Steve Grunwell

Open-source contributor, speaker, and electronics tinkerer

A Pacifying Plush Puppy

As you may have heard, my wife and I had our first child, Emily one month ago today. The last month has been full of ups and downs, sleepless nights and unthinkable joy. The diapers and spit up are manageable, but the sleep has been the hardest.

Imagine this: you’re holding your newborn in your arms, gently patting her back until she drifts off to sleep. After ten or twenty minutes, she finally dozes off, and you slowly creep over to her crib to put her down. As soon as her head touches the mattress, she stirs, letting out a howl. Quickly, you reach for the pacifier to try to soothe this beast with whom cannot be reasoned, and the peaceful bliss of infant slumber resumes. You stumble back to the plush nursery armchair, hopeful to get at least a few minutes of peace before you head off to bed, when the gentle suckling of the pacifier stops; you brace yourself for what comes next: the blood-curdling scream of the child when she realizes the pacifier has fallen out of her mouth.

“Shit,” you start to yell, quickly catching yourself lest it wake the baby more, “if you didn’t spit it out we wouldn’t have this problem and we could all get some sleep!” Sadly, babies can’t be reasoned with, so your argument is one-sided, technically correct, yet futile.

You try to prop the pacifier up so it can’t roll away; a stuffed animal, a teething toy, anything that can keep that pacifier from rolling away without posing a choking and/or suffocation hazard for this helpless little mini-me. The warnings of the hospital, your pediatrician, and society echo in your head: “remember the ABCs (Alone, on their back, in their crib)!”, but are being eclipsed by a primitive need for the sleep you so sorely lack.

Finally, you give in to your baby’s demands. You scoop her up out of the crib, return to the armchair with her in your arms, and tell yourself “tomorrow, we’ll try this again tomorrow.”

Finding a better way

If I could just keep the pacifier within her reach, I’m certain I could get longer stretches of sleep. I don’t want to force it on her (our plan is to phase the pacifier out by six months of age anyway), but I need a way to keep the pacifier in place if she drops it without putting Emily at risk.

At first I thought of a sew-on pacifier holder, designed to complement the handle on the back of a Soothie™. However, investing in a setup to make molds for a silicone pacifier clip didn’t seem like the best way to go. Kim did some searching and found the WubbaNub, which is basically a stuffed animal with a pacifier sewn on, which is great except for the fact that the pacifier can’t easily be removed. That means sanitizing the pacifier becomes a whole big ordeal; I’d rather get rid of my problems, not trade them for new ones.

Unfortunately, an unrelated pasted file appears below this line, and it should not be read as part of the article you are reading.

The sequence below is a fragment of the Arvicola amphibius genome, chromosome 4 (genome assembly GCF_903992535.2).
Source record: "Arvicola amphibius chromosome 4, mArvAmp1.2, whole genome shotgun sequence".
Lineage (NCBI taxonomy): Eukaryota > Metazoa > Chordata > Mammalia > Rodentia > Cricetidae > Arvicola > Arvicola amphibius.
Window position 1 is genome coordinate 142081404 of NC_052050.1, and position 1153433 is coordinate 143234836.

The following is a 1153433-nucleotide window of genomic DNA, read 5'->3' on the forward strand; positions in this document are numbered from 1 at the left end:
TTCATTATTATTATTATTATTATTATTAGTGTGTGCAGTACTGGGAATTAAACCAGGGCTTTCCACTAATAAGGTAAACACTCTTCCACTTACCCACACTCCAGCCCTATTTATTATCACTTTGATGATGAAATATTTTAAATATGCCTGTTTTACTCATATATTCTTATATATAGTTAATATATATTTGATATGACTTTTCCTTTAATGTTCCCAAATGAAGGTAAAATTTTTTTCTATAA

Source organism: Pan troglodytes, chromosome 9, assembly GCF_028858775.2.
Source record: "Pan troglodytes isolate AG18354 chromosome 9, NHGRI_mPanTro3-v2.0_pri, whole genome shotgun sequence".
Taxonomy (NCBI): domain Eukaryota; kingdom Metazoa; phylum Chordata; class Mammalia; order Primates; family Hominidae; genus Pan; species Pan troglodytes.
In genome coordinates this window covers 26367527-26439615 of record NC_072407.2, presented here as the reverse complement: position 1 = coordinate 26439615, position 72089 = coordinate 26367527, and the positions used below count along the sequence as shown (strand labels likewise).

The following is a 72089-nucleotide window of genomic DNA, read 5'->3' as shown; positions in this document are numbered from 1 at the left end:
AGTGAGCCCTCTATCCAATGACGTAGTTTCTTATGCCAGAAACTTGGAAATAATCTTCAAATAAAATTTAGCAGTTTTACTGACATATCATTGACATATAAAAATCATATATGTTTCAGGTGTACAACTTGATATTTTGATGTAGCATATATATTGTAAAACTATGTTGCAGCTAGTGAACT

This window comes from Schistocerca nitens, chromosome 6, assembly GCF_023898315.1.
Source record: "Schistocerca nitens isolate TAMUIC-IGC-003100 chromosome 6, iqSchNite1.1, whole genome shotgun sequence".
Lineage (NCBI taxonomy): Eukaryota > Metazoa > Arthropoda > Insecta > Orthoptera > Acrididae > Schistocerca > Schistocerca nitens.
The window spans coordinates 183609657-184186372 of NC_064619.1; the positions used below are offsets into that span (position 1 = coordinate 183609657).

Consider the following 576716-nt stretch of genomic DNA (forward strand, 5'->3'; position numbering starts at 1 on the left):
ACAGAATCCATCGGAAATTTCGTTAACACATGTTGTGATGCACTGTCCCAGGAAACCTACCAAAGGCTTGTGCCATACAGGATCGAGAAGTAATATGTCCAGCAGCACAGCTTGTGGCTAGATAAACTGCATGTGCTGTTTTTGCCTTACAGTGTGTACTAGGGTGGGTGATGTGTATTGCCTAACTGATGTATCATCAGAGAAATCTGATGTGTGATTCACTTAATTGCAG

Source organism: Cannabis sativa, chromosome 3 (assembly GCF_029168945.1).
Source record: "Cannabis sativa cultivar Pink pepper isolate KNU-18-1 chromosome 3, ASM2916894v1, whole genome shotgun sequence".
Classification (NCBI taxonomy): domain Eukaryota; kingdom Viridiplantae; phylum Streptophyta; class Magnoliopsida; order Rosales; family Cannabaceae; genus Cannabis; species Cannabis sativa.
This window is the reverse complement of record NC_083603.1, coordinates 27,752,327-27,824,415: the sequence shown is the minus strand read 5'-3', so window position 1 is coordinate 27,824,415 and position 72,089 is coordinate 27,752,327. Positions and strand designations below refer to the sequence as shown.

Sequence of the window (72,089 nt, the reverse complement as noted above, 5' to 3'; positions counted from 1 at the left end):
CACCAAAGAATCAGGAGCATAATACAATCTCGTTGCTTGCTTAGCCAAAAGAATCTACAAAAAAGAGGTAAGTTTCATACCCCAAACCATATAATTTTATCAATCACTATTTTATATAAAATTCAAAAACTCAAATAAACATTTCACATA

Green stuffed dogThe next logical step was a stuffed animal like the WubbaNub with a removable pacifier. The grip should be firm enough to keep the pacifier from rolling away but not introduce a choking or pinching hazard for the baby. I picked up a cheap stuffed dog in the baby aisle at Meijer and got to work.

My first thought was to use 3M Command Fridge Hooks inside the dog’s head to hold the pacifier in place. After trimming and reshaping one (pro-tip: boiling water and wooden splints can be a huge help here), I made an incision along the seam on the dog’s neck and pushed the plastic clip into the dogs head. Unfortunately, the clip didn’t put enough pressure on the pacifier handle with a layer of fabric in the way, so I needed a new idea.

When digging through desk drawers to find a binder clip (which, in hindsight would have been a bad idea), I found a few wooden clothespins. The hinged design means that inserting a pacifier would be a two-handed operation that would require motor skills infants wouldn’t possess, and even if somehow it fell out of the animal there would be less of a choking hazard than a small plastic clip.

I positioned a single clothespin in the dog’s head, sewed up the neck, and so far the Pacifying Plush Puppy is holding the pacifier like a champ. The now built-in clothespin also makes drying out the toy on a clothesline after washing a snap!

Pacifying Plush Puppy hanging from a clothesline

All told, making your own Pacifying Plush Puppy takes about ten minutes, with only minimal sewing skills. It could be done with almost any stuffed animal and hopefully will be enough to keep the pacifier from rolling away and causing a ruckus.

Assuming the toy dries thoroughly, tonight will be the first attempt at using the puppy. Wish us luck!

A pacifying plush puppy, holding a pacifier




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